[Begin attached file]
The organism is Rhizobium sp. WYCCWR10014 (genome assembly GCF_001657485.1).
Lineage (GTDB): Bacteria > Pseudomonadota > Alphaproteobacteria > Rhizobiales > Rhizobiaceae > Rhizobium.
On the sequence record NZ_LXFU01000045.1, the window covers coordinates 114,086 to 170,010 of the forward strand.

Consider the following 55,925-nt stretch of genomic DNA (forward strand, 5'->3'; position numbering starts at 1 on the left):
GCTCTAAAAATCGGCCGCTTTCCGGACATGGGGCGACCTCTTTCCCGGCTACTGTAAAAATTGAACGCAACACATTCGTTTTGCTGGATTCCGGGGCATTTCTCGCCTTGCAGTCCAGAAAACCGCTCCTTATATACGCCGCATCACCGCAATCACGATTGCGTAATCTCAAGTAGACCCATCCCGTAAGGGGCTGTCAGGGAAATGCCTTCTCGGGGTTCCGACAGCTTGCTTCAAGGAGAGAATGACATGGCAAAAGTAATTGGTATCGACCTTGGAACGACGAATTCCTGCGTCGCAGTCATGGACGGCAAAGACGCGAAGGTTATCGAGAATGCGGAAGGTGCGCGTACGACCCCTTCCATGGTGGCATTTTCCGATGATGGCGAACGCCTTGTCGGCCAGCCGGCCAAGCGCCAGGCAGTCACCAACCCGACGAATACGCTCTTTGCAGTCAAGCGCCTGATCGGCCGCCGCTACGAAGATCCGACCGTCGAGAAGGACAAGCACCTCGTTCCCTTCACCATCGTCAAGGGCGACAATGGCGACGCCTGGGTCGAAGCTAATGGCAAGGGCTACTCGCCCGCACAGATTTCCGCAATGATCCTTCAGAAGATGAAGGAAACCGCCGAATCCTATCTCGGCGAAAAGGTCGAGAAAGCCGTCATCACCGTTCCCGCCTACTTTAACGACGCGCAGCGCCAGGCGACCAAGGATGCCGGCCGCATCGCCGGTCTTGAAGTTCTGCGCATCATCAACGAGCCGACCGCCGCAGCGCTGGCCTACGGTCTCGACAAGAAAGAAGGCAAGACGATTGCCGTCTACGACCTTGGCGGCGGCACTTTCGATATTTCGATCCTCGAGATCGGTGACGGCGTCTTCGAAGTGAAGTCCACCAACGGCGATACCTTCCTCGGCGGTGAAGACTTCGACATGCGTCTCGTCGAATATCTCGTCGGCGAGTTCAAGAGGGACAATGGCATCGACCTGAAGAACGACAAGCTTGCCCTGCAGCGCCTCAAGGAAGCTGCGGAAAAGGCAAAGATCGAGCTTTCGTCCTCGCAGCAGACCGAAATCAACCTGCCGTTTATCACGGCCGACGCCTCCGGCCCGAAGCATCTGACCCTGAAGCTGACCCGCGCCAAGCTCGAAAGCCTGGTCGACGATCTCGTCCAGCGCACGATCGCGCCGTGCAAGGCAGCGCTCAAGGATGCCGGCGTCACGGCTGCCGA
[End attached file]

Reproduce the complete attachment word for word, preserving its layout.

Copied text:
The organism is Rhizobium sp. WYCCWR10014 (genome assembly GCF_001657485.1).
Lineage (GTDB): Bacteria > Pseudomonadota > Alphaproteobacteria > Rhizobiales > Rhizobiaceae > Rhizobium.
On the sequence record NZ_LXFU01000045.1, the window covers coordinates 114,086 to 170,010 of the forward strand.

Consider the following 55,925-nt stretch of genomic DNA (forward strand, 5'->3'; position numbering starts at 1 on the left):
GCTCTAAAAATCGGCCGCTTTCCGGACATGGGGCGACCTCTTTCCCGGCTACTGTAAAAATTGAACGCAACACATTCGTTTTGCTGGATTCCGGGGCATTTCTCGCCTTGCAGTCCAGAAAACCGCTCCTTATATACGCCGCATCACCGCAATCACGATTGCGTAATCTCAAGTAGACCCATCCCGTAAGGGGCTGTCAGGGAAATGCCTTCTCGGGGTTCCGACAGCTTGCTTCAAGGAGAGAATGACATGGCAAAAGTAATTGGTATCGACCTTGGAACGACGAATTCCTGCGTCGCAGTCATGGACGGCAAAGACGCGAAGGTTATCGAGAATGCGGAAGGTGCGCGTACGACCCCTTCCATGGTGGCATTTTCCGATGATGGCGAACGCCTTGTCGGCCAGCCGGCCAAGCGCCAGGCAGTCACCAACCCGACGAATACGCTCTTTGCAGTCAAGCGCCTGATCGGCCGCCGCTACGAAGATCCGACCGTCGAGAAGGACAAGCACCTCGTTCCCTTCACCATCGTCAAGGGCGACAATGGCGACGCCTGGGTCGAAGCTAATGGCAAGGGCTACTCGCCCGCACAGATTTCCGCAATGATCCTTCAGAAGATGAAGGAAACCGCCGAATCCTATCTCGGCGAAAAGGTCGAGAAAGCCGTCATCACCGTTCCCGCCTACTTTAACGACGCGCAGCGCCAGGCGACCAAGGATGCCGGCCGCATCGCCGGTCTTGAAGTTCTGCGCATCATCAACGAGCCGACCGCCGCAGCGCTGGCCTACGGTCTCGACAAGAAAGAAGGCAAGACGATTGCCGTCTACGACCTTGGCGGCGGCACTTTCGATATTTCGATCCTCGAGATCGGTGACGGCGTCTTCGAAGTGAAGTCCACCAACGGCGATACCTTCCTCGGCGGTGAAGACTTCGACATGCGTCTCGTCGAATATCTCGTCGGCGAGTTCAAGAGGGACAATGGCATCGACCTGAAGAACGACAAGCTTGCCCTGCAGCGCCTCAAGGAAGCTGCGGAAAAGGCAAAGATCGAGCTTTCGTCCTCGCAGCAGACCGAAATCAACCTGCCGTTTATCACGGCCGACGCCTCCGGCCCGAAGCATCTGACCCTGAAGCTGACCCGCGCCAAGCTCGAAAGCCTGGTCGACGATCTCGTCCAGCGCACGATCGCGCCGTGCAAGGCAGCGCTCAAGGATGCCGGCGTCACGGCTGCCGA